Integrated Collaborative Habitat Restoration
Funder: National Fish and Wildlife Foundation Spring 2013
Borderlands Restoration, L3C employs a wide variety of strategies to achieve measurable outcomes with ranching families and other residents of the borderlands region, to protect biological diversity, and promote sustainable management of shared grasslands. We believe that biological diversity cannot be protected solely by designating and protecting nature reserves, and that more must be done to protect and restore diversity on working landscapes. To this end, we assist ranchers and other landowners who seek to develop plans to protect rare species, improve wildlife habitat values and conditions, increase range productivity, diversify ranch income streams, and establish conservation easements and other protected corridors.
While our overall conservation goal is to protect and restore the native biological diversity of Sky Islands, in general, our method encompasses restoration of upland grassland habitat, with an emphasis on the habitat requirements of declining grassland sparrows, while maintaining and enhancing embedded wetlands in the grassland habitat. This dual strategy considers the habitat needs of upland and wetland species and reflects our intention to not threaten wetland species while managing for upland species. In addition to grassland birds, we are gathering baseline information and building a balanced management model that considers the habitat requirements of pronghorn, Chiricahua leopard frog, loggerhead shrikes, Mexican garter snake, Slevin’s bunchgrass lizard, and selected other species at risk.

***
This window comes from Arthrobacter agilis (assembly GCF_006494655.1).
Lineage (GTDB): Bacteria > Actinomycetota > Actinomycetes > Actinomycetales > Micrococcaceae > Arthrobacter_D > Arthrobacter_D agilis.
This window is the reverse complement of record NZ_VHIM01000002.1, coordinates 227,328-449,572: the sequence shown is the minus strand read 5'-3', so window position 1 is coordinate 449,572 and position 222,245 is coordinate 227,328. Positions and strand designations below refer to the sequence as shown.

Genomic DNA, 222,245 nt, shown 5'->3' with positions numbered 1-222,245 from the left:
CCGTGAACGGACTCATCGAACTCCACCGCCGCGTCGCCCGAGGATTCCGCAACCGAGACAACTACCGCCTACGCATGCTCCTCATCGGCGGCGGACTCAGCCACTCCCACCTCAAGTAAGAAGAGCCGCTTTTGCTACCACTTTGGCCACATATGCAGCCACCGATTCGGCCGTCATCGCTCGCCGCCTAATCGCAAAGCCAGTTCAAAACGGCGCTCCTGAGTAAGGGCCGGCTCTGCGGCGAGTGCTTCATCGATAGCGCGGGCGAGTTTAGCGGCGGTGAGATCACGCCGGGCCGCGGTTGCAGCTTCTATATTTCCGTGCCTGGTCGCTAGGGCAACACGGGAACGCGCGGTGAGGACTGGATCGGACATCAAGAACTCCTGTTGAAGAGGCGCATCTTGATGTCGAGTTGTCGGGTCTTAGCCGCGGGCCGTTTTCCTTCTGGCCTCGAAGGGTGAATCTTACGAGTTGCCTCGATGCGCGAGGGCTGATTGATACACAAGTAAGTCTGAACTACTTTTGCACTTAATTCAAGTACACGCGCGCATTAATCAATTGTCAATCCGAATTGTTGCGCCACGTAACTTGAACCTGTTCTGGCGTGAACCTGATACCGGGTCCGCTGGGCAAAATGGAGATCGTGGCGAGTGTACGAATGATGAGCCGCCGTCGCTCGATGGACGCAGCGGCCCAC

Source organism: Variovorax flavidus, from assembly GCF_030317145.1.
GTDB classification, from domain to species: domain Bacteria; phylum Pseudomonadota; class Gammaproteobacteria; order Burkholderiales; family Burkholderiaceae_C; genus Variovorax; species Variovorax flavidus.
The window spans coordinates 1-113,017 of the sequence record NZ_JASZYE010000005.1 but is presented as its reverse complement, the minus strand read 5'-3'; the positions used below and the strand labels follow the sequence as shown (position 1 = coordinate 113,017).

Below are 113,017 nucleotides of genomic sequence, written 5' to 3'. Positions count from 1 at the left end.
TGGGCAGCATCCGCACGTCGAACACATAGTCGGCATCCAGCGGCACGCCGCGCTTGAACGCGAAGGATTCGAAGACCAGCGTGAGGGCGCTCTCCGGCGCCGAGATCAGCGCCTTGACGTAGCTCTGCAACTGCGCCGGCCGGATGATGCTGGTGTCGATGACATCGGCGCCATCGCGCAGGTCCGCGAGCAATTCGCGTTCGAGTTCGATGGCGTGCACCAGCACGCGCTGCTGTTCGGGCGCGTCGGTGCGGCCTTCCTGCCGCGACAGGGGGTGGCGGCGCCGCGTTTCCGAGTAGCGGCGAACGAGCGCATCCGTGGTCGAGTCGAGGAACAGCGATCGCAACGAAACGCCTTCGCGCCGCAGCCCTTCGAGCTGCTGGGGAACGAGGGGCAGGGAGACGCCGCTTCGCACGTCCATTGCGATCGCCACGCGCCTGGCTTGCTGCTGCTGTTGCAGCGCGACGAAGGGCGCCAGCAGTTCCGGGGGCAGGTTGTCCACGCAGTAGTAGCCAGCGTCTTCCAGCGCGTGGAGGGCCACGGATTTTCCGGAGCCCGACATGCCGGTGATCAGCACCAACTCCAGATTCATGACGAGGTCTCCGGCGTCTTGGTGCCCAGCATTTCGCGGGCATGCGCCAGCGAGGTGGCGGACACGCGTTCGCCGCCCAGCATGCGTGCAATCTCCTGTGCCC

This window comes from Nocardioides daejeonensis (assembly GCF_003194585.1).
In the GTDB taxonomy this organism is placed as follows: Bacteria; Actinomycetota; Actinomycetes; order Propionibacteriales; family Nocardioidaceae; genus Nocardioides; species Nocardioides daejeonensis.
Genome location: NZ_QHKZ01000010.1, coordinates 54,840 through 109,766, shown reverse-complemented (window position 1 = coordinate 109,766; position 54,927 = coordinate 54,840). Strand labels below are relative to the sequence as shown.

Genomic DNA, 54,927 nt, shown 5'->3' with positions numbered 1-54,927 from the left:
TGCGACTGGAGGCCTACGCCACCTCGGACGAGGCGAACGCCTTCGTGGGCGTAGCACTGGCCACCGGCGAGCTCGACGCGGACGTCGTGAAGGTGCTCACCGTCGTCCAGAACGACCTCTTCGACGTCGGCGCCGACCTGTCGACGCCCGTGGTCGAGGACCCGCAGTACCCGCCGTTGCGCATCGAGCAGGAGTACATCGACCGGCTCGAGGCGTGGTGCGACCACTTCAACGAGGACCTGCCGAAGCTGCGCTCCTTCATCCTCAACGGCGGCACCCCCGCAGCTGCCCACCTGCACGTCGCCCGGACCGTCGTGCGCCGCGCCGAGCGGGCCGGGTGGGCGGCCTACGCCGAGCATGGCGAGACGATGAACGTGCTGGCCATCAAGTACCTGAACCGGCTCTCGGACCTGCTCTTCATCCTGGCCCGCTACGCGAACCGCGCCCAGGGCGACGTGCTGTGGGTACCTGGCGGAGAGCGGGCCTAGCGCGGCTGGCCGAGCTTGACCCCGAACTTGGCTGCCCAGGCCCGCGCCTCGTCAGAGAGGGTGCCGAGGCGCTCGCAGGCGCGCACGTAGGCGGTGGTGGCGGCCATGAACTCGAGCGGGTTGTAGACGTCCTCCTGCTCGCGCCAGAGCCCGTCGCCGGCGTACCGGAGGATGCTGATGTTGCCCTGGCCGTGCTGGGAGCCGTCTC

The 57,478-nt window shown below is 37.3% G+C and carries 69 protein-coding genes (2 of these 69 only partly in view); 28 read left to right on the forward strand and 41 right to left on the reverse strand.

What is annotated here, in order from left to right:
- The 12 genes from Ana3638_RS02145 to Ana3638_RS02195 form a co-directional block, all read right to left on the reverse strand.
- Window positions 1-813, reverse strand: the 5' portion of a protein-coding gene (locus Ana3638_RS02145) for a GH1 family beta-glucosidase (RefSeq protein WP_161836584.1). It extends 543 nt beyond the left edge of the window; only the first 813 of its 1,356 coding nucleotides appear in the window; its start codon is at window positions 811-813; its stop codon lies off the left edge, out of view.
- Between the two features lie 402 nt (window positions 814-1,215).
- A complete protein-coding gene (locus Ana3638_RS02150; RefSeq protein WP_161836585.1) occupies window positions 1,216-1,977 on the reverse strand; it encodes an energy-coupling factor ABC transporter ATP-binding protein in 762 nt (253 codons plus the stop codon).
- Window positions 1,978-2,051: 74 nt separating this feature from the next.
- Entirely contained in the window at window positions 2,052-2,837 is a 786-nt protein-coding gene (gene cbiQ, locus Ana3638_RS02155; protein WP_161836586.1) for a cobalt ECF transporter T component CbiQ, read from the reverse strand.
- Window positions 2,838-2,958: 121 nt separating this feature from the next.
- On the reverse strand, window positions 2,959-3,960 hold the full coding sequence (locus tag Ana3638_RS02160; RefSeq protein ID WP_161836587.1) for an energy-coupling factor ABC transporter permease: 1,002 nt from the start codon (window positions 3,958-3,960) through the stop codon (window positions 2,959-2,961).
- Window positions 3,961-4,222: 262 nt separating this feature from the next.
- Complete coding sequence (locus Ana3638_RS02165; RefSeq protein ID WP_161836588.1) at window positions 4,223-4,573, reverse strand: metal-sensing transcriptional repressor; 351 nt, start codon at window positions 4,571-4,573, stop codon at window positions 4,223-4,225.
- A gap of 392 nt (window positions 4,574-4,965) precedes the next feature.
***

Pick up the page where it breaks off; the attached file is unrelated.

Here is what we have accomplished so far:
1. Prevent and, where practical, reverse the invasion of woody shrubs and other exotic species: Now that extensive baseline data has been collected, we will begin to use quantitative models, expert opinion and common sense to design shrub removal strategies to create more habitat for open country species (e.g. Bairds, Grasshopper sparrow and pronghorn) without jeopardizing habitat for species that need trees and shrubs (e.g. Cassins). This work will be conducted in close coordination with historic and underway land manipulation work [shrub removal and erosion control installations] accomplished on the Babocomari Ranch, Diamond C Ranch, and Audubon Research Ranch. As a means of leveraging these integrated efforts, we are using similar data and land manipulation work now underway on Babocomari Ranch and River through a grant from the Walton Family Foundation to harvest water and improve surface and baseflows for multiple species.